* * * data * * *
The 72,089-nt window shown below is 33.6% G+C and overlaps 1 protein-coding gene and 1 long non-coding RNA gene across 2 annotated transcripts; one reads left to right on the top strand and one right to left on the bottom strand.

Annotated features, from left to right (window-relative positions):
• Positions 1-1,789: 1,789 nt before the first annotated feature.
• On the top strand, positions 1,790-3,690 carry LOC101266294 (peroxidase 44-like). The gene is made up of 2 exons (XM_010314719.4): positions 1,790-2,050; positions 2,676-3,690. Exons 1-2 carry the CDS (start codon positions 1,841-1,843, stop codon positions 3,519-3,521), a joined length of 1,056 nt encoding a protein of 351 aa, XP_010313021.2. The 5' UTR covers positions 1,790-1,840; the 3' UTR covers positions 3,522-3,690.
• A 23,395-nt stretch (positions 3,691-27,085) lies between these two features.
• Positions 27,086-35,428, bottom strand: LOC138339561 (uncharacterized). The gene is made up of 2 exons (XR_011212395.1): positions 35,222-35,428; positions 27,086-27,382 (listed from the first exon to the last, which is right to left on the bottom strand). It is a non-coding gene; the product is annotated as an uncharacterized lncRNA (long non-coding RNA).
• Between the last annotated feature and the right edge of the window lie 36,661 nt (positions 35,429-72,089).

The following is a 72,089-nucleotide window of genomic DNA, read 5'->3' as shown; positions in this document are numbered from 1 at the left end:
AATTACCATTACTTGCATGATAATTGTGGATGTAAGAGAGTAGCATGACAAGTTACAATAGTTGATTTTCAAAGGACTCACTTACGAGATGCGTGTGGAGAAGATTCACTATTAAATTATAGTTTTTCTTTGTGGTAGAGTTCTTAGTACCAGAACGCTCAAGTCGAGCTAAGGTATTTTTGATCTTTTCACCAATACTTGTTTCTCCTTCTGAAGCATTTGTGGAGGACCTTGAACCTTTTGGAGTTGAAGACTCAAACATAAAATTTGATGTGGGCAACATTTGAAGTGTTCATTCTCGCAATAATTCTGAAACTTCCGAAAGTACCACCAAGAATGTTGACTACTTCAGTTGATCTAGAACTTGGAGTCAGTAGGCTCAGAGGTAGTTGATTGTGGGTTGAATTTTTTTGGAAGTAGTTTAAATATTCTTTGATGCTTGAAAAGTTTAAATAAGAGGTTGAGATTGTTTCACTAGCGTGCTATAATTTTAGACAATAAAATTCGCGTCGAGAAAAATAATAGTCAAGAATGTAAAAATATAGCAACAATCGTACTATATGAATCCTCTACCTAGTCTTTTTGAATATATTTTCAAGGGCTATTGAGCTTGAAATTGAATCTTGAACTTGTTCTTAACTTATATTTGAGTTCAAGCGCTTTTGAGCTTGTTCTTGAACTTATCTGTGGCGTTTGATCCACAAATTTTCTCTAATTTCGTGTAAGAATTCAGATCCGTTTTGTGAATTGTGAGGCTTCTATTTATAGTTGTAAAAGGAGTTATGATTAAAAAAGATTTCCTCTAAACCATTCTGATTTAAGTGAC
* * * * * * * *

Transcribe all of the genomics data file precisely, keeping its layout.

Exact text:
The 72,089-nt window shown below is 33.6% G+C and overlaps 1 protein-coding gene and 1 long non-coding RNA gene across 2 annotated transcripts; one reads left to right on the top strand and one right to left on the bottom strand.

Annotated features, from left to right (window-relative positions):
• Positions 1-1,789: 1,789 nt before the first annotated feature.
• On the top strand, positions 1,790-3,690 carry LOC101266294 (peroxidase 44-like). The gene is made up of 2 exons (XM_010314719.4): positions 1,790-2,050; positions 2,676-3,690. Exons 1-2 carry the CDS (start codon positions 1,841-1,843, stop codon positions 3,519-3,521), a joined length of 1,056 nt encoding a protein of 351 aa, XP_010313021.2. The 5' UTR covers positions 1,790-1,840; the 3' UTR covers positions 3,522-3,690.
• A 23,395-nt stretch (positions 3,691-27,085) lies between these two features.
• Positions 27,086-35,428, bottom strand: LOC138339561 (uncharacterized). The gene is made up of 2 exons (XR_011212395.1): positions 35,222-35,428; positions 27,086-27,382 (listed from the first exon to the last, which is right to left on the bottom strand). It is a non-coding gene; the product is annotated as an uncharacterized lncRNA (long non-coding RNA).
• Between the last annotated feature and the right edge of the window lie 36,661 nt (positions 35,429-72,089).

The following is a 72,089-nucleotide window of genomic DNA, read 5'->3' as shown; positions in this document are numbered from 1 at the left end:
AATTACCATTACTTGCATGATAATTGTGGATGTAAGAGAGTAGCATGACAAGTTACAATAGTTGATTTTCAAAGGACTCACTTACGAGATGCGTGTGGAGAAGATTCACTATTAAATTATAGTTTTTCTTTGTGGTAGAGTTCTTAGTACCAGAACGCTCAAGTCGAGCTAAGGTATTTTTGATCTTTTCACCAATACTTGTTTCTCCTTCTGAAGCATTTGTGGAGGACCTTGAACCTTTTGGAGTTGAAGACTCAAACATAAAATTTGATGTGGGCAACATTTGAAGTGTTCATTCTCGCAATAATTCTGAAACTTCCGAAAGTACCACCAAGAATGTTGACTACTTCAGTTGATCTAGAACTTGGAGTCAGTAGGCTCAGAGGTAGTTGATTGTGGGTTGAATTTTTTTGGAAGTAGTTTAAATATTCTTTGATGCTTGAAAAGTTTAAATAAGAGGTTGAGATTGTTTCACTAGCGTGCTATAATTTTAGACAATAAAATTCGCGTCGAGAAAAATAATAGTCAAGAATGTAAAAATATAGCAACAATCGTACTATATGAATCCTCTACCTAGTCTTTTTGAATATATTTTCAAGGGCTATTGAGCTTGAAATTGAATCTTGAACTTGTTCTTAACTTATATTTGAGTTCAAGCGCTTTTGAGCTTGTTCTTGAACTTATCTGTGGCGTTTGATCCACAAATTTTCTCTAATTTCGTGTAAGAATTCAGATCCGTTTTGTGAATTGTGAGGCTTCTATTTATAGTTGTAAAAGGAGTTATGATTAAAAAAGATTTCCTCTAAACCATTCTGATTTAAGTGAC